How progressive is New York Governor Andrew Cuomo?
Cuomo is getting a lot of praise from liberals for his leadership in getting marriage equality legislation passed. It’s certainly a monumental accomplishment—one that will immeasurably improve the lives of New Yorkers. His success has also boosted speculation about a presidential run in 2016. Equality Matters’ Richard Socarides told Politico that Cuomo’s success on marriage equality establishes him as the most important progressive leader of our party, setting him up very well for 2016.”
The irony of Cuomo as a progressive champion, though, is that until recently he was being praised most enthusiastically by conservatives. Liberals in New York were furious over his budget deal, which included property tax caps but cut funding for Medicaid and public education. Cuomo deserves credit even from liberals for taking on the prison guards’ union in the quest to close unneeded prison facilities. But overall, Democrats in Albany felt that he was too willing to slash public spending, rather than raise taxes, and until recently, the best place to find gushing praise for Cuomo was from conservative writers at National Review.
“Looking for a tax-cutting, budget-slashing, fiscally conservative governor? How about Andrew Cuomo?” wrote the Cato Institute’s Michael Tanner back in February.
“Cuomo’s performance thus far has advanced the cause of limited government in the Empire State far more than did his past three predecessors,” enthused Deroy Murdock in April.
Cuomo in 2016? Reihan Salam can get down with that. “Imagine a presidential election pitting a budget-cutting Democratic governor against a budget-cutting Republican governor,” Salam wrote. “That would be, in my view, an excellent outcome for fiscal conservatives.”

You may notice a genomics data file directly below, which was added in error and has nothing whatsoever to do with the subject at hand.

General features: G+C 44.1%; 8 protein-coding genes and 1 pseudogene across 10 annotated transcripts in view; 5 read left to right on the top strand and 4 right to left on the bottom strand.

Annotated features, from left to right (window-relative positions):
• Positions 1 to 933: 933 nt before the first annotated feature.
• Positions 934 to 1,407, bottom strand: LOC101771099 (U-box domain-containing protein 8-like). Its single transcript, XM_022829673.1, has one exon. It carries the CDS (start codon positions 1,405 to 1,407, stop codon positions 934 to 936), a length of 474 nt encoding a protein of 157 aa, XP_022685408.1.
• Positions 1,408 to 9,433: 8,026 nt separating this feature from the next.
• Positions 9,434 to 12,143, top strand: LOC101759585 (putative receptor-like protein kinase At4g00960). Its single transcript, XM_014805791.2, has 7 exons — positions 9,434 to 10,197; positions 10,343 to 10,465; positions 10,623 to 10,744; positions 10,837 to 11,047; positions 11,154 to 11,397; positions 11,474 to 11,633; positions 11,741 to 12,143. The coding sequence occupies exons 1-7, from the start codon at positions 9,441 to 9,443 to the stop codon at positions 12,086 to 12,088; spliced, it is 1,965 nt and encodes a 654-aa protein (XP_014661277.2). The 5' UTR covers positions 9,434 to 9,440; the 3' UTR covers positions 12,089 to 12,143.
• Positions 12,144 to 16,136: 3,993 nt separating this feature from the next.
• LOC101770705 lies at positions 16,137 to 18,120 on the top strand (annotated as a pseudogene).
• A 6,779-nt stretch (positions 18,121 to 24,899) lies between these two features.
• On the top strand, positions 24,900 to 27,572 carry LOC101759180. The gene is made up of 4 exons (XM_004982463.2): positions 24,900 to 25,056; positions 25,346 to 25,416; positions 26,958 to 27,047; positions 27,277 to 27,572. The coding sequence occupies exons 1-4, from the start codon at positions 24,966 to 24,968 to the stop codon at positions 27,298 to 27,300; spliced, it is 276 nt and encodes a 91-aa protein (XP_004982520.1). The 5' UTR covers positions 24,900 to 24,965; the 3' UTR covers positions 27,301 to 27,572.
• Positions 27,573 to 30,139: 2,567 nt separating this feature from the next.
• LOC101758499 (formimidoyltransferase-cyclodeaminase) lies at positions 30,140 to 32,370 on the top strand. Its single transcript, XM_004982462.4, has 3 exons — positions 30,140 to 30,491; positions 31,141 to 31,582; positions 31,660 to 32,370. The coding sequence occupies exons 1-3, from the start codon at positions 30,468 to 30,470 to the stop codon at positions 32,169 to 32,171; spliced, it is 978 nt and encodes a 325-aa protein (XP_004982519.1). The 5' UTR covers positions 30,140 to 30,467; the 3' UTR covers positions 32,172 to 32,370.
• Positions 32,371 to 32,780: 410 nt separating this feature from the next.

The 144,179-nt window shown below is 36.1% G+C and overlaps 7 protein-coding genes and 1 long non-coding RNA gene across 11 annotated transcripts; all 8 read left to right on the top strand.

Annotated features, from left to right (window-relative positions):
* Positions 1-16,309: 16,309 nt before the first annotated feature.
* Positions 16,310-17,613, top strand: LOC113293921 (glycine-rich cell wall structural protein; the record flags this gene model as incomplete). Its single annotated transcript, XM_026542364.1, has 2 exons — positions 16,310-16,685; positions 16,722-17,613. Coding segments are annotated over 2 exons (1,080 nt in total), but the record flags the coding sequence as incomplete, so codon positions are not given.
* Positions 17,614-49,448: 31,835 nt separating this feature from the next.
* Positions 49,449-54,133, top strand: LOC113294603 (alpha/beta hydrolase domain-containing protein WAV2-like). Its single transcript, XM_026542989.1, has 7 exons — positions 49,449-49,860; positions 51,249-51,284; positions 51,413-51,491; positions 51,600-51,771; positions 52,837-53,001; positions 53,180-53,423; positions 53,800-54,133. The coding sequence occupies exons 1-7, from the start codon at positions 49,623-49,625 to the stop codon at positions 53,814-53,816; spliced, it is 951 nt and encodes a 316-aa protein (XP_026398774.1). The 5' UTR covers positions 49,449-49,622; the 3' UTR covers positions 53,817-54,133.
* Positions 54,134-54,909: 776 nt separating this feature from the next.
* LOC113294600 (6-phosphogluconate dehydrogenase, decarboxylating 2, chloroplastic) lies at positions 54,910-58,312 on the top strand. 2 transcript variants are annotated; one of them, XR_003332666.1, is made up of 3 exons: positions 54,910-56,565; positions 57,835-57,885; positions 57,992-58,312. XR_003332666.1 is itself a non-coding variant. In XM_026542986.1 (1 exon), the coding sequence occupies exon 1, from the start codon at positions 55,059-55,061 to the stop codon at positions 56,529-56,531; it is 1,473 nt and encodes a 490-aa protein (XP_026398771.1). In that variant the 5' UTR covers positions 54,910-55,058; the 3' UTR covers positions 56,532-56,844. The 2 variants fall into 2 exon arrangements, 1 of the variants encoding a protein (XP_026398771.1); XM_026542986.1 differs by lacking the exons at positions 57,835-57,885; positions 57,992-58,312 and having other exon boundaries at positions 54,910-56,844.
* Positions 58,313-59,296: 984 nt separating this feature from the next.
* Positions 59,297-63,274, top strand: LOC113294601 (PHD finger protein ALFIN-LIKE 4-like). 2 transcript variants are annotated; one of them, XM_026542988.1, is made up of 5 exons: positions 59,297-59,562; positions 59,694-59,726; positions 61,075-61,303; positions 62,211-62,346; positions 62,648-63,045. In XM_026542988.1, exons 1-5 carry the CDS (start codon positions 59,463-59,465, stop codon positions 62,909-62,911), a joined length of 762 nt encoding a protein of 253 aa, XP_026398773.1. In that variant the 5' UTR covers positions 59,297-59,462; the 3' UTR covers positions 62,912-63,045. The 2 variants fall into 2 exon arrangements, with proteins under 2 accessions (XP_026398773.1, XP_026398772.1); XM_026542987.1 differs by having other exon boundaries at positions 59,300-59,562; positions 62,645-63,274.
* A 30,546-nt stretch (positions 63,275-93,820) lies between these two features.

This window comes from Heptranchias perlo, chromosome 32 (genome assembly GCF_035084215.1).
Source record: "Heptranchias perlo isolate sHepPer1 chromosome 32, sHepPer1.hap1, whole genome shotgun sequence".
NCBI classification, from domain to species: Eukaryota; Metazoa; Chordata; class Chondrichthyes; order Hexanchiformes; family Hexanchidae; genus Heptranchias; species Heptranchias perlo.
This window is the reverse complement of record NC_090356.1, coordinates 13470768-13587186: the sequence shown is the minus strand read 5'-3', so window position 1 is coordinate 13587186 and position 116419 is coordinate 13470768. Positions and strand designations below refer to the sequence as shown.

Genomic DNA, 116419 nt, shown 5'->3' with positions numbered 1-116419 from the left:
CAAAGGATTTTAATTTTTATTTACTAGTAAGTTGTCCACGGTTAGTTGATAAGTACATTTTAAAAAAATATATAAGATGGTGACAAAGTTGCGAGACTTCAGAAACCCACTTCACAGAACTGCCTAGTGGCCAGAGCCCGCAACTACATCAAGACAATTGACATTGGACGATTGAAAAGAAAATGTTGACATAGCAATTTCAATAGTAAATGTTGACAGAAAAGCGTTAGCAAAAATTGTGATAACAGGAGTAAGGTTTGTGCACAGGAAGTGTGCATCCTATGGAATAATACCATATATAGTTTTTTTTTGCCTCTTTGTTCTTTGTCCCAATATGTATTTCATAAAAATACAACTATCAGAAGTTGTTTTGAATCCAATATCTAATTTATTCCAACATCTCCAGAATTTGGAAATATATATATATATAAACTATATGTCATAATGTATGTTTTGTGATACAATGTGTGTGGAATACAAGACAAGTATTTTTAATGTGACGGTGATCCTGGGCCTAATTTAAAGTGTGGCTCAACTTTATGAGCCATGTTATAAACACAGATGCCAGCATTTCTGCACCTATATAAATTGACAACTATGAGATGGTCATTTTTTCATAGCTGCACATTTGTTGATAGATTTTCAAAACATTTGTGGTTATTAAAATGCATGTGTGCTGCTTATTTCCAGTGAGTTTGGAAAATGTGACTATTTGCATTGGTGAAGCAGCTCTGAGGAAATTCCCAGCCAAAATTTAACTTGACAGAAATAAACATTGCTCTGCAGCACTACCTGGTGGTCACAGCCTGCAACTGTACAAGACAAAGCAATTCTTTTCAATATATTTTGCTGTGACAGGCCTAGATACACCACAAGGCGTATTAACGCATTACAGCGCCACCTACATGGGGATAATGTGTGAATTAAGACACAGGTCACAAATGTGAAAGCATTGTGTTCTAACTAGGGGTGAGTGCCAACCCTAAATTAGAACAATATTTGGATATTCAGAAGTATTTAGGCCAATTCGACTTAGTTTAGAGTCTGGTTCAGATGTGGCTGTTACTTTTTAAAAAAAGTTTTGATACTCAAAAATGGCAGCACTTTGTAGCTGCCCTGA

Cuomo’s success in paring down New York’s budget and winning fights against public workers has a sort of Nixon-to-China element to it. As a Democrat, he can take on elements of the Democratic coalition without earning the kind of ire reserved for Republican governors like Scott Walker or Chris Christie.
As Eric Alterman wrote shortly after marriage equality bill passed, Cuomo is “a perfect symbol of the transition of American liberalism from an ideology focused on the standing of working people to one based on issues of social and cultural freedom that do not interfere with anyone’s ability to make money hand over fist without paying too much of it in taxes.”
I don’t know if liberalism as a whole is really undergoing that transition. The Democratic Party has always been a fragile coalition of competing interests, and it’s certainly not a new phenomenon for working people to get shafted in the process. But Alterman’s critique does seem to apply to Cuomo. It would be hard to characterize Cuomo’s overall record as progressive, at least as we’ve come to understand what that word means.